over 100 fires are burning in new south wales and victoria, ravaging an area equivalent to that of ireland. hotter weather is again forecast which is likely to make the fires worse. the bbc‘s lucy hockings joins us from wandandian in new south wales. very challenging conditions. there are indeed. when we drove here to this turnoff, for those who know australia, you know this is one of the main roads, one of the busiest roads in australia. we passed mile upon mile of burned—out bush. but when there was quite staggering to see. and for it could also see is that many of the side roads are actually closed to traffic still and we saw lots of maintenance workers out and about trying to repair power and phone lines which have been cut
by the fires. because it is slightly cooler here, we saw rain overnight, and that is providing respite, but only for the meat inspectors but you can imagine for the firefighters too. they have been out trying to do some backburning as well. some controlling of those containment lines in the cooler weather, but the crisis is still very real. and it feels like people are in a bit of a state of limbo. there is not that fear and panic here today because the weather is cooler and there has been the rain but everyone here knows that in a few days time, those incredibly hot temperatures and the wind is set to return. so that means that we could see more dangerous via conditions in a few days time. my colleague clive murray has talked to people who are battling the fires on the front line. some of these fires are too big. we can do keep predicting —— protecting homes the best we can, keep predicting life as best we can, keep predicting life as best we can with others in iran. ——
without losing our own. i've been keeping my gear here with me... tristan lees has been a volunteer firefighter for more than two decades. so, yeah, these are it, jacket, pants. this has seen a lot of service this bushfire season? this has. self—sacrifice runs in the family. his late father, as well as mother and brother, also served. the current crisis, the sternest test. terrible. in 21 years i've been in, i've never seen it this bad. it'sjust phenomenal. i don't know what else to call it, to be quite honest. and there's a guilt. there it goes. for not always being able to help when needed. he has a dayjob that pays the bills. what are you going to do? lose your own home, lose your family, because you can't pay for anything? you can't pay your bills? or go to work and then sit at work feeling guilty because you're not out helping the rest of your firefighters? it tears you apart, because you want to be in two places, but you can't. ah, yes. you remember seeing that one? yes, i do remember seeing that one. yes, because that truck actually got destroyed. the video we watched captures the horror of trying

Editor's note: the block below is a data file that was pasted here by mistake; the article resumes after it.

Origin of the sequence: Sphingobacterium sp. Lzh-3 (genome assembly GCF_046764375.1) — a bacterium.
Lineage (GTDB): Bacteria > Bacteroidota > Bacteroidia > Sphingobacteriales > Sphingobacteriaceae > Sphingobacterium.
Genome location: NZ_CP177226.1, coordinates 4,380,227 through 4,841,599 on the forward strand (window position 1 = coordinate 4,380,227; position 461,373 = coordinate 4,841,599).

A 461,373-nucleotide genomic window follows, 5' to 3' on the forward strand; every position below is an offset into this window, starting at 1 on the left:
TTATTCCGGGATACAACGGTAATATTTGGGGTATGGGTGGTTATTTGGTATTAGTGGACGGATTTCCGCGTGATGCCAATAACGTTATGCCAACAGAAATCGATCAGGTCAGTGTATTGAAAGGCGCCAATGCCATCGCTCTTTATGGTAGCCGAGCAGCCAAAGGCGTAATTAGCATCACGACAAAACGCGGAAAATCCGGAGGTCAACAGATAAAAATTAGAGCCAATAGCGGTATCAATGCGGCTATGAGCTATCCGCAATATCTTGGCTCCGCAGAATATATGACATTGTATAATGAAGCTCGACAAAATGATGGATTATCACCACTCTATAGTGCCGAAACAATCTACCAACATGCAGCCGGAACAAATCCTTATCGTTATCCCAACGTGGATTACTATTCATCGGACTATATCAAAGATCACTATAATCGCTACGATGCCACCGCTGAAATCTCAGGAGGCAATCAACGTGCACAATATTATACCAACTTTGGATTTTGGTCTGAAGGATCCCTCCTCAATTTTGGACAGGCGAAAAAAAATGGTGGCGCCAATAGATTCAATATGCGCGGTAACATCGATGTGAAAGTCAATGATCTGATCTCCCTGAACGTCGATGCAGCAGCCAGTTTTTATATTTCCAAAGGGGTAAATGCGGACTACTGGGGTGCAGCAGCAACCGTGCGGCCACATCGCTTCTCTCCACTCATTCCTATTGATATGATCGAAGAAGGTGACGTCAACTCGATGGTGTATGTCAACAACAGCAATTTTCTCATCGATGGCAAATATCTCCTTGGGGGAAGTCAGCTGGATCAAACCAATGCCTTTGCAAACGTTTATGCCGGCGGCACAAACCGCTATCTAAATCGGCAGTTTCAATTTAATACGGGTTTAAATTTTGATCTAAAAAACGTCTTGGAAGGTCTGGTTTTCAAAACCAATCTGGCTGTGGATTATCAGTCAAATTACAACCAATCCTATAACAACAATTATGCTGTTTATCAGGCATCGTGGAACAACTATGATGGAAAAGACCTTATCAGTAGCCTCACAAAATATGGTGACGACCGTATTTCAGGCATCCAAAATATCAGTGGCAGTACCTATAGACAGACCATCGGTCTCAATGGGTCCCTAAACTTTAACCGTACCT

to tame a wild fire. the men are trapped in their cab. all survived. but this hot season, volunteer firemen have died and the fires still burn. it's gut—wrenching. it rips you apart knowing there is good people gone, they've left family and friends behind. it's... and it makes you fear even more, because you know what you are going into. it's like they say people, they call us crazy, it's true. everyone runs away from it, we're the ones who run into it. and we don't do it for the love of it, we do it because no—one else will. aside from the flies here in australia, another big problem is
abolition. lots of people wearing masks like this one, in fact 100,000 of these have been given to people in canberra today in the capital city because the pollution there is so city because the pollution there is so bad. in fact canberra is one of the most polluted cities in the world right now. there has been the brain asi world right now. there has been the brain as i mentioned but it hasn't been nearly enough to contain the fires. it's also adding to some of the smoke and haze here in australia. i spoke to a meteorologist who was in melbourne andi meteorologist who was in melbourne and i asked her what the forecast was for the coming days. it's a hazy day in melbourne, perhaps in drizzle around as well which is contributing to reduced visibility and thus notjust which is contributing to reduced visibility and thus not just the case for melbourne. but indeed much of south—east australia at the moment. smoke and drizzle around, cutting conditions and that is reducing visibility which is hampering those firefighting efforts at the moment. and why is that? we have seen a cold front moved through so have seen a cold front moved through so quite a bit of rainfall across the area of the past 2a hours, within about five 15 millimetres for fire affected areas so a little bit